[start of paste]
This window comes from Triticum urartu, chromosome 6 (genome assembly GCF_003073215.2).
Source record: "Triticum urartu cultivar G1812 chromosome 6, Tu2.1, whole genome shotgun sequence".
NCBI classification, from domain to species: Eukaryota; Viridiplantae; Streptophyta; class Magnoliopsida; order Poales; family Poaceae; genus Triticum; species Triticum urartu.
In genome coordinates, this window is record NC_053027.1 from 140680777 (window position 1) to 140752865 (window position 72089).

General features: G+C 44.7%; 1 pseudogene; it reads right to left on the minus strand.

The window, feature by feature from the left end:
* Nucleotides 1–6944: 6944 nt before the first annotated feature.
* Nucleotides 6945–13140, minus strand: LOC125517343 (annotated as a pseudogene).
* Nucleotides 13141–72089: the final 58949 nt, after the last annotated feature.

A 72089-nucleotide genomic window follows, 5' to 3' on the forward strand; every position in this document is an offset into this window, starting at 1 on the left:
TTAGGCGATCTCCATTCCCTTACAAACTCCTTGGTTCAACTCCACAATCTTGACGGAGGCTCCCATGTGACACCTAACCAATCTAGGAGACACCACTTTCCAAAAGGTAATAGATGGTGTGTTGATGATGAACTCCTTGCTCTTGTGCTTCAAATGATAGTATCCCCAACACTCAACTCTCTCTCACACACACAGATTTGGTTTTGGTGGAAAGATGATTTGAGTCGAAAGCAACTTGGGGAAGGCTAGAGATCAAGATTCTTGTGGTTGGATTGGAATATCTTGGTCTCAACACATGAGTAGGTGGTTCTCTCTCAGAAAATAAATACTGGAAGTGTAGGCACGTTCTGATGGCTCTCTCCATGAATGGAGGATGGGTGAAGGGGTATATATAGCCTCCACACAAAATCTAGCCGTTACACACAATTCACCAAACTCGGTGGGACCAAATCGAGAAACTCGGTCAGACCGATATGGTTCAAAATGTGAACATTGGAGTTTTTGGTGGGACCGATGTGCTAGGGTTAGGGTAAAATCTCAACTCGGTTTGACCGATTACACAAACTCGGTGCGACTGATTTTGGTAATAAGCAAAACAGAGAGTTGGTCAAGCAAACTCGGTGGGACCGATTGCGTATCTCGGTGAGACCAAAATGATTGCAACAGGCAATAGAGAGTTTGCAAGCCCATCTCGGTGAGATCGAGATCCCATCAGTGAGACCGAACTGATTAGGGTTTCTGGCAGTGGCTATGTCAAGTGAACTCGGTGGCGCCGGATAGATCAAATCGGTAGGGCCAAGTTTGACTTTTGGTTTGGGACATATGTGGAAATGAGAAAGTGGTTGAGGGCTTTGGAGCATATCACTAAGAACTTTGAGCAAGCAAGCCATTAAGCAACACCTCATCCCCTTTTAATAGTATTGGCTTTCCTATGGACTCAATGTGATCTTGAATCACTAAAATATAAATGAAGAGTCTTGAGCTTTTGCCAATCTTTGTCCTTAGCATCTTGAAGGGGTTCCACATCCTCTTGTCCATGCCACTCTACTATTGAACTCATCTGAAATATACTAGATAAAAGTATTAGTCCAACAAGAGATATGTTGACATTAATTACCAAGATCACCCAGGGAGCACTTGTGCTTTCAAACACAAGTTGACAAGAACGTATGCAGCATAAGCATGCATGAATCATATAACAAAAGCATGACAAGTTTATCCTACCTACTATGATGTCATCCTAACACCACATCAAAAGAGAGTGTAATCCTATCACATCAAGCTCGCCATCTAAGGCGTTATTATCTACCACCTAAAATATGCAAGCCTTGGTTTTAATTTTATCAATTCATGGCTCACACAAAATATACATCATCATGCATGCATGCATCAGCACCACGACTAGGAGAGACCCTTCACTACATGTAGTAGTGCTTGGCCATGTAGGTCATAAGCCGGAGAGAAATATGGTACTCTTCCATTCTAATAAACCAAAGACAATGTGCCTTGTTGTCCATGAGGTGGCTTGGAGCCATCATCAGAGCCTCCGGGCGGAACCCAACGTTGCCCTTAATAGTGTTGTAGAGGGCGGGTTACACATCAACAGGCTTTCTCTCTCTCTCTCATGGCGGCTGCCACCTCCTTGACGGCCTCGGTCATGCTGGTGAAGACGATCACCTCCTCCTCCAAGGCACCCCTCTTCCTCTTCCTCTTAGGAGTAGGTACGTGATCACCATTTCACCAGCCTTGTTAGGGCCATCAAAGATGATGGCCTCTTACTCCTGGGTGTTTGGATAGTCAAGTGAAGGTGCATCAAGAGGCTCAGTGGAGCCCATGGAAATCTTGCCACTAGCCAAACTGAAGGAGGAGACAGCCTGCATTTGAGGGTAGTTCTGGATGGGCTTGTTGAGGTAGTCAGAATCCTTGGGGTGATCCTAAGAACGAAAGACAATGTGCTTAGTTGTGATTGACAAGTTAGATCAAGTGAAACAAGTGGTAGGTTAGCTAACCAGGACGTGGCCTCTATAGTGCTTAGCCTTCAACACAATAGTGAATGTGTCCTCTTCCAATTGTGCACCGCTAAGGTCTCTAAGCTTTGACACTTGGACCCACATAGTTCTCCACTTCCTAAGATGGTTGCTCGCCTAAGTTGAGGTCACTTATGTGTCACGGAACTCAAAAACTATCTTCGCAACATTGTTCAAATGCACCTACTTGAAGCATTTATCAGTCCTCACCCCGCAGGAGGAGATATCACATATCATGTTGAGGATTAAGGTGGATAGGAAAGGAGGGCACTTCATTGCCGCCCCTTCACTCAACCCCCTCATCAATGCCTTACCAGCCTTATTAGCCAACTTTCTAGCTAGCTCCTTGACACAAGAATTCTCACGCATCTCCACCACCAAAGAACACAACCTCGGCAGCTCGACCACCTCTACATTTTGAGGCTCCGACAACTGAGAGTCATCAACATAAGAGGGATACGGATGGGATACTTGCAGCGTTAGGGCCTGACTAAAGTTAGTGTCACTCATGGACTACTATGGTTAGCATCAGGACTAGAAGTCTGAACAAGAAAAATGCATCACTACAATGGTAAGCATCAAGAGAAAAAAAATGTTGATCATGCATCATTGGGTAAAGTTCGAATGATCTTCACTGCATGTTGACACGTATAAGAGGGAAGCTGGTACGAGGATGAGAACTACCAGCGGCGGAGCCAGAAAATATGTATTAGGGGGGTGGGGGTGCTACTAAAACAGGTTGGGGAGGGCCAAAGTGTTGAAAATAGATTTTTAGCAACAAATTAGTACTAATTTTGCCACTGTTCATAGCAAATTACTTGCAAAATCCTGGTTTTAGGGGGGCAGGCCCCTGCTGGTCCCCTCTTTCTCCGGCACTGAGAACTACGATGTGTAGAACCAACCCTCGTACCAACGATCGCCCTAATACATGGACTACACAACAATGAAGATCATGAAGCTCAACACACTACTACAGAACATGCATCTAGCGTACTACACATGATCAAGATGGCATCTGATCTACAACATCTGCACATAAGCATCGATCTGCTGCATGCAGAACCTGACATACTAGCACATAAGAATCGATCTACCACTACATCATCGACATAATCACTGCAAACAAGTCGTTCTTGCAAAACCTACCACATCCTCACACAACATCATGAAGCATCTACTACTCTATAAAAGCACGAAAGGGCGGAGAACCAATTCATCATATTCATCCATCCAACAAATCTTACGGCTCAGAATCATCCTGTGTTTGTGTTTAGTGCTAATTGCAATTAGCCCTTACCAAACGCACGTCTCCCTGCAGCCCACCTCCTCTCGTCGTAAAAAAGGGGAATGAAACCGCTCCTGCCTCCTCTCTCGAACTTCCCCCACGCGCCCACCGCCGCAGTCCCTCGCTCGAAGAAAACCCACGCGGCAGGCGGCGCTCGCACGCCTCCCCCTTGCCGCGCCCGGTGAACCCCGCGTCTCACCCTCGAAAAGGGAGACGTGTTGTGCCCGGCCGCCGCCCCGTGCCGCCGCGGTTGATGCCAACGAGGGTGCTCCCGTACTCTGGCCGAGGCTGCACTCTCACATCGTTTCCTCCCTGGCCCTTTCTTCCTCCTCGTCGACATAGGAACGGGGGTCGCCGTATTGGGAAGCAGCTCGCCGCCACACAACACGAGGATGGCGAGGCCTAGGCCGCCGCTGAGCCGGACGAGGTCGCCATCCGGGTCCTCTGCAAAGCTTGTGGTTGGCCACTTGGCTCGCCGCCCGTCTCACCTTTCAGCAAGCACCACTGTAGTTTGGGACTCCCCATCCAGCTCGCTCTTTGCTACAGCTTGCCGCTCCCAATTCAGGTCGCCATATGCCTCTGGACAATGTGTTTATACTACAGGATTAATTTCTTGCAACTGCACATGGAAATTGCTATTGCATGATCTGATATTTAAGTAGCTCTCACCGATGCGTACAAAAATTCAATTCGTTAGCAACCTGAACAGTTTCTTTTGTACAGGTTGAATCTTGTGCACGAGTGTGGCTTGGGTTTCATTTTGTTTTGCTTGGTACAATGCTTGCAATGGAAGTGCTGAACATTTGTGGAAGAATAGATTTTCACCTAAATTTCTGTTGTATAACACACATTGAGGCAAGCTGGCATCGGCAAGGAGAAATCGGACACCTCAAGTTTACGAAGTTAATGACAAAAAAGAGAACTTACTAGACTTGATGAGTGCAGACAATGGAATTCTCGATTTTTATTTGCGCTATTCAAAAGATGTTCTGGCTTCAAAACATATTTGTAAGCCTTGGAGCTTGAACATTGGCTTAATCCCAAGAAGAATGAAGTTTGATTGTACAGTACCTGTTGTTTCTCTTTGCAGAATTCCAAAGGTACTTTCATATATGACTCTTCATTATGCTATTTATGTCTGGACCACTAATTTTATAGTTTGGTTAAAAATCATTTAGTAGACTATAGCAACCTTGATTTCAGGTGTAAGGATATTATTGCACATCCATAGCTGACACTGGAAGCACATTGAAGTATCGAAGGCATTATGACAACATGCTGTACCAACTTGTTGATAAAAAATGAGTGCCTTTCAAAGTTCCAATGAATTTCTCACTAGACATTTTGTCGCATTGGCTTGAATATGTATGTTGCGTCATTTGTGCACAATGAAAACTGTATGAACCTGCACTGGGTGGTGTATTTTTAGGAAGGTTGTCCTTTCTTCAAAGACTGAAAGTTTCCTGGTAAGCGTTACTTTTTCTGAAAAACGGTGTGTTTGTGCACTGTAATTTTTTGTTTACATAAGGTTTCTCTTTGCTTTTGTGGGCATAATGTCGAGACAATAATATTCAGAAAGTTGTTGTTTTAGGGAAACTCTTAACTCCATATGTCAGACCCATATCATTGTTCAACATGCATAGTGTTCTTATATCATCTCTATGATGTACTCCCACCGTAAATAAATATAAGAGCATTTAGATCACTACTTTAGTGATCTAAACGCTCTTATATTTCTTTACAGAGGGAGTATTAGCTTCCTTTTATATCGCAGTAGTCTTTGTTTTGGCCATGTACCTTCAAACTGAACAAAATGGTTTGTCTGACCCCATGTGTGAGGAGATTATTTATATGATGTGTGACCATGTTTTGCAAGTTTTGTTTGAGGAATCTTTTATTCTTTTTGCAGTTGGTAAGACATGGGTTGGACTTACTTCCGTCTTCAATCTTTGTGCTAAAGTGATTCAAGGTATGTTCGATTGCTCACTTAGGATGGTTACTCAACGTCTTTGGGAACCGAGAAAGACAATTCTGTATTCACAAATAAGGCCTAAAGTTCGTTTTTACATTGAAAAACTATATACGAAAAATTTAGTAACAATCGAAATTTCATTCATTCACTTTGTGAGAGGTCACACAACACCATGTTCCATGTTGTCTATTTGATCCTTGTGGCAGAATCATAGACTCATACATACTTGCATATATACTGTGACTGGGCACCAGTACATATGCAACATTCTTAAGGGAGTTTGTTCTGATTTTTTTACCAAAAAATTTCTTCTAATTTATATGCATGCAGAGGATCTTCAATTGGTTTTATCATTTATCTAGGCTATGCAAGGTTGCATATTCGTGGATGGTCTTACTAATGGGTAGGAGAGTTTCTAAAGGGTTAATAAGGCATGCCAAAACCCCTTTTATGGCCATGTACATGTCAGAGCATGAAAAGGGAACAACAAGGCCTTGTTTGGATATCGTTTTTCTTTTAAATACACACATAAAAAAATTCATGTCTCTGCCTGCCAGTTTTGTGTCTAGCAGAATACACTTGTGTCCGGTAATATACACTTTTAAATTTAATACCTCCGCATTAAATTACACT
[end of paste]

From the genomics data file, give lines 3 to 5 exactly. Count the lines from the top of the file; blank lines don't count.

NCBI classification, from domain to species: Eukaryota; Viridiplantae; Streptophyta; class Magnoliopsida; order Poales; family Poaceae; genus Triticum; species Triticum urartu.
In genome coordinates, this window is record NC_053027.1 from 140680777 (window position 1) to 140752865 (window position 72089).

General features: G+C 44.7%; 1 pseudogene; it reads right to left on the minus strand.